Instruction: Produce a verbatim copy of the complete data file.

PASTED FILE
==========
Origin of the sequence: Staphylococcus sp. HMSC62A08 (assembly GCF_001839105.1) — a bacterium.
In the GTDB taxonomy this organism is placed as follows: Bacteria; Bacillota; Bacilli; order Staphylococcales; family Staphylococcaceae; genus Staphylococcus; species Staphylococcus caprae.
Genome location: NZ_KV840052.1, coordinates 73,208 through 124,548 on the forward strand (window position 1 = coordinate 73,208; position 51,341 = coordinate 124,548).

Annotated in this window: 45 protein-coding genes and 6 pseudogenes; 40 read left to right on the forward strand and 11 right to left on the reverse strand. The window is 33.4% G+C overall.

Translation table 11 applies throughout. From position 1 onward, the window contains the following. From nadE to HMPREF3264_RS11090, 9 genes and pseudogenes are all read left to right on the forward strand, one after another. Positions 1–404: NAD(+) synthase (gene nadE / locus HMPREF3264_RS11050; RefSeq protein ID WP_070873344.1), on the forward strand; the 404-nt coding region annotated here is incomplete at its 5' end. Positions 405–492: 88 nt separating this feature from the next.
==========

Origin of the sequence: Staphylococcus sp. HMSC62A08 (assembly GCF_001839105.1) — a bacterium.
In the GTDB taxonomy this organism is placed as follows: Bacteria; Bacillota; Bacilli; order Staphylococcales; family Staphylococcaceae; genus Staphylococcus; species Staphylococcus caprae.
Genome location: NZ_KV840052.1, coordinates 73,208 through 124,548 on the forward strand (window position 1 = coordinate 73,208; position 51,341 = coordinate 124,548).

Annotated in this window: 45 protein-coding genes and 6 pseudogenes; 40 read left to right on the forward strand and 11 right to left on the reverse strand. The window is 33.4% G+C overall.

Translation table 11 applies throughout. From position 1 onward, the window contains the following. From nadE to HMPREF3264_RS11090, 9 genes and pseudogenes are all read left to right on the forward strand, one after another. Positions 1–404: NAD(+) synthase (gene nadE / locus HMPREF3264_RS11050; RefSeq protein ID WP_070873344.1), on the forward strand; the 404-nt coding region annotated here is incomplete at its 5' end. Positions 405–492: 88 nt separating this feature from the next.